Charlie takes an odyssey through grief during a fall weekend in New York City. His encounters are planned and chance: with a homeless man who sleeps by his building, with a friend who's ... See full summary »
While pulling lobster traps from the sea, fishing couple Sara and Ben recover a buoy containing half a million dollars. Ben hopes to use the money on booze and babes while Sara sees the ... See full summary »
Tom and Perri are a successful couple residing in New York City with their dog, a Golden Retriever named Sophie. Tom is crushed when Sophie is hit and killed by a car while Perri is walking... See full summary »
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Young Tim Cornish's life has begun with great promise. Blessed with extraordinary good looks, Tim enjoyed much attention and cared little of broken hearts. At University he was a favored ... See full summary »
Dr. Charlie Keegan had a thriving medical practice in New York City until he was busted for insurance fraud. In order to keep his license, he must serve six months working at a elder care ... See full summary »
Robert Capelli Jr.,
Set in the Queens neighborhood known as "Little Athens", ASTORIA centers around a blue-collar Greek-American family and its struggle to hold on to the American Dream. It follows the journey... See full summary »
Charlie takes an odyssey through grief during a fall weekend in New York City. His encounters are planned and chance: with a homeless man who sleeps by his building, with a friend who's dying, with the couple who lives (and noisily loves) in the flat above him, with a bartender and a one-night-stand he follows home, and with a tattooed stranger whom he seeks out and befriends. Along the way, Charlie inhabits a city full of moments of violence and of stories and legends: a kidney thief, a microwaved poodle, a rat in a hot dog bun, a baby left on a car top, a tourist's toothbrush, needles in public-phone change slots. Charlie lives and tells his own stories. What caused his melancholy? Written by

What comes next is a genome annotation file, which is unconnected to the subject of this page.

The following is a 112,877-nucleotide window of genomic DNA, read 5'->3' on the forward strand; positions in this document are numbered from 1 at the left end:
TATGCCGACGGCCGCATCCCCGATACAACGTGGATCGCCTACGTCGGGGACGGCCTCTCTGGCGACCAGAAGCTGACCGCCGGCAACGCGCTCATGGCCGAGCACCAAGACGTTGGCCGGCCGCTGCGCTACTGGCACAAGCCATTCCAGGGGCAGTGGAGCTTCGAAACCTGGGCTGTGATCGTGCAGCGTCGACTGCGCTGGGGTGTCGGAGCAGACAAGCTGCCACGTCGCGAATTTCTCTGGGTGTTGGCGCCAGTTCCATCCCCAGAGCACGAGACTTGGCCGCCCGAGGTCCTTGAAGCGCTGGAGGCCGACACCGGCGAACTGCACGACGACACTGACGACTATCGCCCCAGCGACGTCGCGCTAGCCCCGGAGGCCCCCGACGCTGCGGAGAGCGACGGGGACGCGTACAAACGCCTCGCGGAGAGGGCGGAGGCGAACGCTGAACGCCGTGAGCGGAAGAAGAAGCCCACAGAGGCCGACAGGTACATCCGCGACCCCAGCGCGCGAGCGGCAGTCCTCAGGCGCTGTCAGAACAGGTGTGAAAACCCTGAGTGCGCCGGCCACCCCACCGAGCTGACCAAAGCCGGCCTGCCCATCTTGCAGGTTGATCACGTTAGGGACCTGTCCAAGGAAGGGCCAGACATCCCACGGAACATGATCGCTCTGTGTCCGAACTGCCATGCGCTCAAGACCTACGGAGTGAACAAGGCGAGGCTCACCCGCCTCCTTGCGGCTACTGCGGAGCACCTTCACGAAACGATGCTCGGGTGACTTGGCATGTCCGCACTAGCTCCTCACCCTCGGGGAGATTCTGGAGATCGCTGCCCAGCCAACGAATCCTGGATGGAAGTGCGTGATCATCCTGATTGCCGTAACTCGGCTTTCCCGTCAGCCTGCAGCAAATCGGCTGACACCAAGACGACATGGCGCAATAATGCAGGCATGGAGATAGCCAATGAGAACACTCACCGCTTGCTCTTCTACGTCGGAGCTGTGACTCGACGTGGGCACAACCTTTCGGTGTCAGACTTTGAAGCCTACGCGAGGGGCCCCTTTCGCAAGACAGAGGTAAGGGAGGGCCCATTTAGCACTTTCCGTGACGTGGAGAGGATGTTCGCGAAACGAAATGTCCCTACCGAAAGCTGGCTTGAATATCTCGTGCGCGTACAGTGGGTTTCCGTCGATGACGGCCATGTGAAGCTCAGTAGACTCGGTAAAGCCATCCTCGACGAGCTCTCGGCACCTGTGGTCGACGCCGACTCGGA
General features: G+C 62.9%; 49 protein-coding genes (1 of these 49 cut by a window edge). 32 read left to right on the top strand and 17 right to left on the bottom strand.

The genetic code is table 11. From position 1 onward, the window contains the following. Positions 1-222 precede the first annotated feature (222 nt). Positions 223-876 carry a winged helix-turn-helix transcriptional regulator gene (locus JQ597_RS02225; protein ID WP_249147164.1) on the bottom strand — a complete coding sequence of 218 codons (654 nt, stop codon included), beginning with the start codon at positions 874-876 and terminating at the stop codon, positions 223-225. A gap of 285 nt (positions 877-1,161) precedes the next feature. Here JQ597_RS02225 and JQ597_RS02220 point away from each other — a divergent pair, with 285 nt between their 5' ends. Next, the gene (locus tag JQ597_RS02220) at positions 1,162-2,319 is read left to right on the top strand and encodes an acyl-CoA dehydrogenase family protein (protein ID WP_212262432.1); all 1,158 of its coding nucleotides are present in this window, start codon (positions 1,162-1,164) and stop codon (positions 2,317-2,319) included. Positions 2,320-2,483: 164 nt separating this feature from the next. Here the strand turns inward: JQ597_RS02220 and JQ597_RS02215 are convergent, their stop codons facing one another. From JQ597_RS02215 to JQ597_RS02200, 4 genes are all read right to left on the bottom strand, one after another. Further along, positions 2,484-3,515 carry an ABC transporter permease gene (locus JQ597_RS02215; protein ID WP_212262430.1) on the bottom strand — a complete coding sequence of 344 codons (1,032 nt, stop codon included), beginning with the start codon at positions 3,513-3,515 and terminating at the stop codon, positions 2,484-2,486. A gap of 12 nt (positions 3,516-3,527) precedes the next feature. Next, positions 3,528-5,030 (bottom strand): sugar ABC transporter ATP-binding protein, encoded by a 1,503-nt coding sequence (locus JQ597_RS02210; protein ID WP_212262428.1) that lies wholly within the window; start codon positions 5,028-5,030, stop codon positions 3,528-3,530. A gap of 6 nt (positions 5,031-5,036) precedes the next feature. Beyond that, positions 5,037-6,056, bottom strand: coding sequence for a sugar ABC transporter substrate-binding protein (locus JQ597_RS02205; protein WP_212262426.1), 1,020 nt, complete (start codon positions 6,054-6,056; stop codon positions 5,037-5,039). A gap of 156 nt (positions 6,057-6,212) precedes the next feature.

Good films I will see two or three times in the theatre. Really good films, like Urbania, I will watch several more times on video. God bless the advent of video and DVD for cinephiles like myself. This is one work, as someone else noted, that begs for multiple viewings. Not only for it's entertainment value, but because it allows one to see just how cleverly this film keeps its secret until it's the right time to reveal itself. It also gives one the chance to see a beautiful and complex performance by Dan Futterman.
But there is one scene with Futterman and Alan Cummings which shines like a tiny diamond in the center of Urbania. While the scene fits neatly and contributes to the flow of the story, it is so well written and acted that it feels to me almost like a separate entity. Alan Cumming packs so much subtextual information into the turn of a phrase and a facial expression that it's breathtaking.
While it's not an easy film to watch due to the subject matter, it is intriguing. Oh yes, and also remarkable is Lothaire Bluteau's (Bent, I Shot Andy Warhol, Being at home with Claude) moving portrayal of a homeless man.
Urbania is highly recommended.
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